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May 19, 2011

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Well said. My single Roth was "The Human Stain". I felt sullied by the end ... and bored too. I suppose that's something not many writers would be able to emulate ...

I'm going to have to read one of his books to see if I agree!

What's good about Roth?

No idea. I read American Pastoral last year and it was agony – the blind ceaseless ranting of an angry old man with no time wasted on any interesting or believable plot or character.

Reading the many grotesquely elongated, repetitious paragraph-length sentences I found myself frequently shaking my head as if this was a trick or a mistake. Surely this couldn’t be the work of America’s Greatest Living Novelist?

I'm not sure who from the short-list should've won (I think Pullman and le Carré are both geniuses), but Roth is not half the writer that John Updike was or that E.L. Doctorow is.

Doesn't he write really dirty sex scenes?

I'm heading out now but I'll try to come back later and expand on why I (mostly) like Roth. Meanwhile a couple of reviews of his books from my blog might, or might not, go some way to explaining his appeal to me:

http://theasylum.wordpress.com/2007/12/19/philip-roth-the-anatomy-lesson/

http://theasylum.wordpress.com/2008/09/22/philip-roth-patrimony/

I won't direct you to any of my reviews as they're mostly of his recent work which I don't think makes the best case for him. Rick Gekoski, the chair of the Booker panel, said that one of the extraordinary things about Roth is that his first book Goodbye Columbus was genius as was his latest, Nemesis. How many writers he asked could manage to maintain that kind of writing quality over so many decades? In that time he has written books that appeal to many different types of readers and that's part of the appeal I think (and the reason why the going 'on and on and on about the same subject' criticism doesn't really hold up for me - but even if it did I can think of plenty of other great writers who could be accused of the same thing!) He can be funny, sharp, political, incisive, brutally honest, sexually explicit and most of all brave. His writing, even in books that you wouldn't think of as the best, is always high quality, well structured and filled with arresting passages.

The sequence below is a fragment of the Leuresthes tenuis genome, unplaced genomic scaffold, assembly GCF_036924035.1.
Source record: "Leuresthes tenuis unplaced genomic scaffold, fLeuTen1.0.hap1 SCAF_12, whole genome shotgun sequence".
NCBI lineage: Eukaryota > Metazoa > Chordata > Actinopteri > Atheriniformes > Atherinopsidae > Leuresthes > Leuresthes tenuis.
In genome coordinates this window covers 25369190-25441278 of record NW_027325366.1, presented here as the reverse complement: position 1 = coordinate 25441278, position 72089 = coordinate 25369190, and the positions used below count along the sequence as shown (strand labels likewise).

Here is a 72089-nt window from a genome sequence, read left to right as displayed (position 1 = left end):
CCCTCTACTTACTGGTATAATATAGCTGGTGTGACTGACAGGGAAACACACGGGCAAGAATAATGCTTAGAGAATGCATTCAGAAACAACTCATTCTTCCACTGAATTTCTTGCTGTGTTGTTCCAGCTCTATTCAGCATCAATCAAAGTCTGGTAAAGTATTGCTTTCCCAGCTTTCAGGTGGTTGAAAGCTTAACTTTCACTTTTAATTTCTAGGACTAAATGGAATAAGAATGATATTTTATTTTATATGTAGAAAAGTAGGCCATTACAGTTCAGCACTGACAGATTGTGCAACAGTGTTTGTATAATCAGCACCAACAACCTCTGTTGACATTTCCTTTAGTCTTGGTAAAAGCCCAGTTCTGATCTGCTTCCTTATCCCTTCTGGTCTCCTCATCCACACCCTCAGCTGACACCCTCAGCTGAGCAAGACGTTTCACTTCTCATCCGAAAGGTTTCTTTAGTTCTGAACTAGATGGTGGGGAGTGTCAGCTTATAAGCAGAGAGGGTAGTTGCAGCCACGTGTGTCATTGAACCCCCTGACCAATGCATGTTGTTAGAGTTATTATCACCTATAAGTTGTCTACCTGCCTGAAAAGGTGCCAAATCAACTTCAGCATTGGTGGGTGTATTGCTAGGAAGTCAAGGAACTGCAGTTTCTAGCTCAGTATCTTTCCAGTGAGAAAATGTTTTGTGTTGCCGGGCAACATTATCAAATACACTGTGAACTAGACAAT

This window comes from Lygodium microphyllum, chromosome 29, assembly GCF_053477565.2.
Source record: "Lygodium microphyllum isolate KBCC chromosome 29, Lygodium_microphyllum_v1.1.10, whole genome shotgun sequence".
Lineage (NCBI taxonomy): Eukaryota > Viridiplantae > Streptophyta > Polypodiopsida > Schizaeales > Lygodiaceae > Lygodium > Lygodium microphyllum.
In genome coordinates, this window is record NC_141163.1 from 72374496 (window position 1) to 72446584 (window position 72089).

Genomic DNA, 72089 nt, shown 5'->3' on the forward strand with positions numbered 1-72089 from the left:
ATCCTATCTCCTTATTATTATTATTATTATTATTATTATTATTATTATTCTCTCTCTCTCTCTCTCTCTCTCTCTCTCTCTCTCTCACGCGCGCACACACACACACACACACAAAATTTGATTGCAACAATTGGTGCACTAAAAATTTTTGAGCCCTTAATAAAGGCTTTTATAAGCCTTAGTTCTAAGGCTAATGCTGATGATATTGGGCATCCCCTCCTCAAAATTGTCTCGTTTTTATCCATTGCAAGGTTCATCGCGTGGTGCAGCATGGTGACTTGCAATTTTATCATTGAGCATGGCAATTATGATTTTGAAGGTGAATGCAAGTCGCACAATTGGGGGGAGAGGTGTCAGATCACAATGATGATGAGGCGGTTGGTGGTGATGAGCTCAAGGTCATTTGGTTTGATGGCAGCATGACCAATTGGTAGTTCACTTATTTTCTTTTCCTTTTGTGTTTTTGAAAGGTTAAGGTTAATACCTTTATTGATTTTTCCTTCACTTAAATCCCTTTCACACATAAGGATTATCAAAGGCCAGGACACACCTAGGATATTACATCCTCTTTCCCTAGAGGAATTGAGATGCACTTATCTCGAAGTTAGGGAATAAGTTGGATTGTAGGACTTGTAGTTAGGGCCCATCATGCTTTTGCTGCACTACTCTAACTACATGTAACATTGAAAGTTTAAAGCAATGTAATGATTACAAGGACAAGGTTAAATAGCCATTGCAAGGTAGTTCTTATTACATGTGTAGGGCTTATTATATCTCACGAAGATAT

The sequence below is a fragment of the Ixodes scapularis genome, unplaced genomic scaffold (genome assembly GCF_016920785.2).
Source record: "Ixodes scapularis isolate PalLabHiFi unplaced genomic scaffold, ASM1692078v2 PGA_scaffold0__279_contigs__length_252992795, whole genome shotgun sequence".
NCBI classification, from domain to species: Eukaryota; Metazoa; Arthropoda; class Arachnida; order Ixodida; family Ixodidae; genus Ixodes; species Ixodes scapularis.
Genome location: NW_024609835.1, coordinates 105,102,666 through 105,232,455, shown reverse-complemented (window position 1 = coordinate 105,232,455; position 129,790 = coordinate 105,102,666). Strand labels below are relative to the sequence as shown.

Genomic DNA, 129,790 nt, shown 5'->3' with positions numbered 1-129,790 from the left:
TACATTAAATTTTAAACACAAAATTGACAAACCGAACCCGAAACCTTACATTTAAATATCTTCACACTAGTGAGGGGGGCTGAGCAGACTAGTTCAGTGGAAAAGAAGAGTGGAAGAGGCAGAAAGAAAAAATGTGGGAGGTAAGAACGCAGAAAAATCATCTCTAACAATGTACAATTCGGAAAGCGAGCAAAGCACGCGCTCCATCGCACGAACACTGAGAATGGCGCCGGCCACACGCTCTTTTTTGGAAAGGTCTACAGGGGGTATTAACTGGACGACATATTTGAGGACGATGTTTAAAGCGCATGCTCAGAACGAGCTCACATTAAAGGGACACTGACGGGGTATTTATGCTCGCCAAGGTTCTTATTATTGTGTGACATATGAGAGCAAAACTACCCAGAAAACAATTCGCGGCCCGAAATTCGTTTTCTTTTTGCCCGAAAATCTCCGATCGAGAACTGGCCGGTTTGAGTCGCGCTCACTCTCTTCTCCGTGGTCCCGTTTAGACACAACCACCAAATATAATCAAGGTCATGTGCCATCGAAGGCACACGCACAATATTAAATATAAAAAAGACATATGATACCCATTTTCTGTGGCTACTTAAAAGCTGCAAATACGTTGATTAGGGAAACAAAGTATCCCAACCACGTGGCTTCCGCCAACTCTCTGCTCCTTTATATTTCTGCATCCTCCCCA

The books that made me love him as a writer came in a bit of a purple streak. American Pastoral is a work of genius. A book that pierces to the heart of The American Dream and punctures it. A book of politics, violence and domestic battles it is primarily a book filled with the rage of a man who cannot satisfactorily connect with the women in his life (and anyone who knows anything of Roth's personal life cannot help but feel the power in that). I Married A Communist is a savage book on its own before you realise that it is a thinly veiled attack on his marriage to Clare Bloom. Some celebrities use the tabloids to settle their scores, Roth wrote a brilliant work of art! Sabbath's Theatre is a riotous, fearless carnival of expression, literally bursting at the seams with human exuberance. It's filthy, it's beautiful, it's unlike anything else you have read.

Scott, as a man particularly, I feel sure that you would find something in Roth to admire or even adore. Everyman is probably the worst place you could ever have started. If you want the serious side - read American Pastoral. If you want to be entertained - Sabbath's Theatre. They are both utterly brilliant.

There is an interesting debate going on about this subject at Twitter today. More than one person has pointed out that Everyman is not actually all that good, and certainly not his best work, and that it was a shame that I chose that as my starting point.

The thing is, the reviews of Everyman at the time suggested it was a masterpiece. The Times made it their pick of the week, the Observer called it 'capable of altering the way you see the world', the Independent said 'very sentence and every paragraph works with the coiled precision of the watch mechanisms that the narrators father repairs.'